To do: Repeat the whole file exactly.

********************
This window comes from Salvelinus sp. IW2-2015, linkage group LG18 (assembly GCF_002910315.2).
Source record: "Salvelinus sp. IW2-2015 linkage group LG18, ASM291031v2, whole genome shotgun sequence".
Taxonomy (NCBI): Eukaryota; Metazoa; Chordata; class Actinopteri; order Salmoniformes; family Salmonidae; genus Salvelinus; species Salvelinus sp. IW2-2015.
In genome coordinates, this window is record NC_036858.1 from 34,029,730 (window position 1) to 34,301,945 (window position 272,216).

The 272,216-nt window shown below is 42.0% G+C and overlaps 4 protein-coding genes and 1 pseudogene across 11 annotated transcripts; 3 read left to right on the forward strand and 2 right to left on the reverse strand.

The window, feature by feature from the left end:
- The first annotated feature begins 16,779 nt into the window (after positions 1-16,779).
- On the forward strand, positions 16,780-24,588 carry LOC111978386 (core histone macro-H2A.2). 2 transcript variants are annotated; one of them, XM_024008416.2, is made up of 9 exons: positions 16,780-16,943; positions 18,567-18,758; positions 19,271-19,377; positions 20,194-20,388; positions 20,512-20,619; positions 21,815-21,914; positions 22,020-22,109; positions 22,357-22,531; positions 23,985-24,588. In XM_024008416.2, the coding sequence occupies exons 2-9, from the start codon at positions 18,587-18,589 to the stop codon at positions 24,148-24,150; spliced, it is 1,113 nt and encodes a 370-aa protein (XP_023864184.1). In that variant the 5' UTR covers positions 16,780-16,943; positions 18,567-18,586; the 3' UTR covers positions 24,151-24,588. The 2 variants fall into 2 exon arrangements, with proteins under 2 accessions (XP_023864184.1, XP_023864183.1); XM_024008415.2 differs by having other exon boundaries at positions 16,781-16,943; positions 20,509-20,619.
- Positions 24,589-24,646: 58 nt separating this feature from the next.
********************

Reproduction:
This window comes from Salvelinus sp. IW2-2015, linkage group LG18 (assembly GCF_002910315.2).
Source record: "Salvelinus sp. IW2-2015 linkage group LG18, ASM291031v2, whole genome shotgun sequence".
Taxonomy (NCBI): Eukaryota; Metazoa; Chordata; class Actinopteri; order Salmoniformes; family Salmonidae; genus Salvelinus; species Salvelinus sp. IW2-2015.
In genome coordinates, this window is record NC_036858.1 from 34,029,730 (window position 1) to 34,301,945 (window position 272,216).

The 272,216-nt window shown below is 42.0% G+C and overlaps 4 protein-coding genes and 1 pseudogene across 11 annotated transcripts; 3 read left to right on the forward strand and 2 right to left on the reverse strand.

The window, feature by feature from the left end:
- The first annotated feature begins 16,779 nt into the window (after positions 1-16,779).
- On the forward strand, positions 16,780-24,588 carry LOC111978386 (core histone macro-H2A.2). 2 transcript variants are annotated; one of them, XM_024008416.2, is made up of 9 exons: positions 16,780-16,943; positions 18,567-18,758; positions 19,271-19,377; positions 20,194-20,388; positions 20,512-20,619; positions 21,815-21,914; positions 22,020-22,109; positions 22,357-22,531; positions 23,985-24,588. In XM_024008416.2, the coding sequence occupies exons 2-9, from the start codon at positions 18,587-18,589 to the stop codon at positions 24,148-24,150; spliced, it is 1,113 nt and encodes a 370-aa protein (XP_023864184.1). In that variant the 5' UTR covers positions 16,780-16,943; positions 18,567-18,586; the 3' UTR covers positions 24,151-24,588. The 2 variants fall into 2 exon arrangements, with proteins under 2 accessions (XP_023864184.1, XP_023864183.1); XM_024008415.2 differs by having other exon boundaries at positions 16,781-16,943; positions 20,509-20,619.
- Positions 24,589-24,646: 58 nt separating this feature from the next.